Friday, April 17, 2015

Today's Administrative Vocabulary Word: Ethical Fading

Oops, looks like I accidentally sent 
my moral sensibility through the dryer.
Don't call it "evil." Forget "immoral," "dishonest," or "slimy."

Call it "ethical fading."
 "A senior administrator," Mr. Harris says, "does not wake up in the morning and say, Today I am going to do something that lands me on the front page of the Chicago Tribune for the wrong reasons." Instead, he says, what comes into play is a phenomenon known as "ethical fading," in which the culture or structure of an organization causes those within it to lose sight of ethical considerations.
Or, say, when a hypothetical faculty member should be grading papers right now, instead of locking her office door, unlocking the bourbon drawer, and hanging out on Higher Education's Premier Online Publication.

It's not "laziness." Let's call it "motivational fading."


  1. Hey, that's us!

    What an awesome slogan. Fab, you need to copyright that or put a TM after it or something.

    1. That's what I've been telling everyone. "I've been invited to join the editorial staff of Higher Education's Premier Online Publication." Nobody checks, so they're all very impressed.

    2. I'll add "Editorial Staff of CM-HEPOP" to my CV and wait to see if anybody calls me on it.

  2. Dilbert calls this "the way of the weasel": "the giant gray area between good moral behavior and outright felonious activities." A university is supposed to be about truth, so becoming infected with it is much like a ship becoming infested with rats. Once it happens, it's very difficult to eradicate it entirely, and because of this, it keeps coming back.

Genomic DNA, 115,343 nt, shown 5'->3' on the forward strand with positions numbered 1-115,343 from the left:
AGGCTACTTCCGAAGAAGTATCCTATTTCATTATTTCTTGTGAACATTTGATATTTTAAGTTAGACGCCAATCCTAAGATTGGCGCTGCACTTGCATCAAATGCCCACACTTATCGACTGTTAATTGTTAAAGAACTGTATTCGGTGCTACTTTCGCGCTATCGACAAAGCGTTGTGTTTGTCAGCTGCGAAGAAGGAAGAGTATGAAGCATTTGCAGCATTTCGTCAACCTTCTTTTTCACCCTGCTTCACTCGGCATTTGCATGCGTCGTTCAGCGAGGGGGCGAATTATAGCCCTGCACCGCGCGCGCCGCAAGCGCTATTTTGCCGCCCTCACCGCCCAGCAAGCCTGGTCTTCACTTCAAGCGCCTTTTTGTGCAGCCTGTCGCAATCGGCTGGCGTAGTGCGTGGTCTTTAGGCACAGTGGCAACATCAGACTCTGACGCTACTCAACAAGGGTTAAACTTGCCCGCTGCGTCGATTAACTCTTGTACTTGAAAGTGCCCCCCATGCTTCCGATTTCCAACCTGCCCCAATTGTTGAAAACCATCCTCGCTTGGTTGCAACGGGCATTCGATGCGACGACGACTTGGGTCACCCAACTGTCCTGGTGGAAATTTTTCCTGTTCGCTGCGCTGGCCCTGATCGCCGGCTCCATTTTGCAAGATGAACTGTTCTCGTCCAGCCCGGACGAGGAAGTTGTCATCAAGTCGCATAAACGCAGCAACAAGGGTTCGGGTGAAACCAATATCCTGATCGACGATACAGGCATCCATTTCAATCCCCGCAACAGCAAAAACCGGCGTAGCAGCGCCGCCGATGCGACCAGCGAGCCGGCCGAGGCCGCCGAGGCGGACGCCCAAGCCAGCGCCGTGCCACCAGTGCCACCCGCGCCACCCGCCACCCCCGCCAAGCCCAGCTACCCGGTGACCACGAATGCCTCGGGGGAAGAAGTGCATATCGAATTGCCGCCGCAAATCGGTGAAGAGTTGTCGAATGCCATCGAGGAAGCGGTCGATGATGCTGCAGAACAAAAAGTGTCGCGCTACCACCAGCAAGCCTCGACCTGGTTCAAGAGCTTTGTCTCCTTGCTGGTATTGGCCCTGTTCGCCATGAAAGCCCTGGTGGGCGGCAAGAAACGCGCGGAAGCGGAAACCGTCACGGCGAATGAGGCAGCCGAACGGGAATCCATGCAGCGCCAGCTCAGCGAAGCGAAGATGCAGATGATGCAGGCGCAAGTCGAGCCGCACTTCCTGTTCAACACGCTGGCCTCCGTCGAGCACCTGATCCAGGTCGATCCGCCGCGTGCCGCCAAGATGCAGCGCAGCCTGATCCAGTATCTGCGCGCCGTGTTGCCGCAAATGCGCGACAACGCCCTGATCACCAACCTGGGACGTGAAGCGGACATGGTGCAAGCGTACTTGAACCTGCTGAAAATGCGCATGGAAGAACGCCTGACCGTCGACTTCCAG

In 2009, we got a rotten provost. His had a distinctive management style, not just in being adversarial, but in how he'd act in major ways without consulting, or apparently thinking very much. He left in 2013 to become president of another university, and Doug help them.

    We still haven't escaped his baleful influence, though, one reason being the hires he made. It feels like passing a kidney stone.

  3. I think this helps explain the growing use of adjuncts, as well. Hiring an adjunct can often seem like the right thing in the moment (we really need another section of this class; this person really needs a sabbatical; that job really should come with a course reduction; that recent grad really is a fantastic teacher, and it would be a shame for hir to leave the classroom; we can ask this or that of the dean/provost, but not both), but the little decisions add up over time, and before you know it most of the professoriate is off the tenure track.

  4. I'm late to read the linked article, but did anyone else shudder at the line:

    "an organizational problem that demands organizational solutions"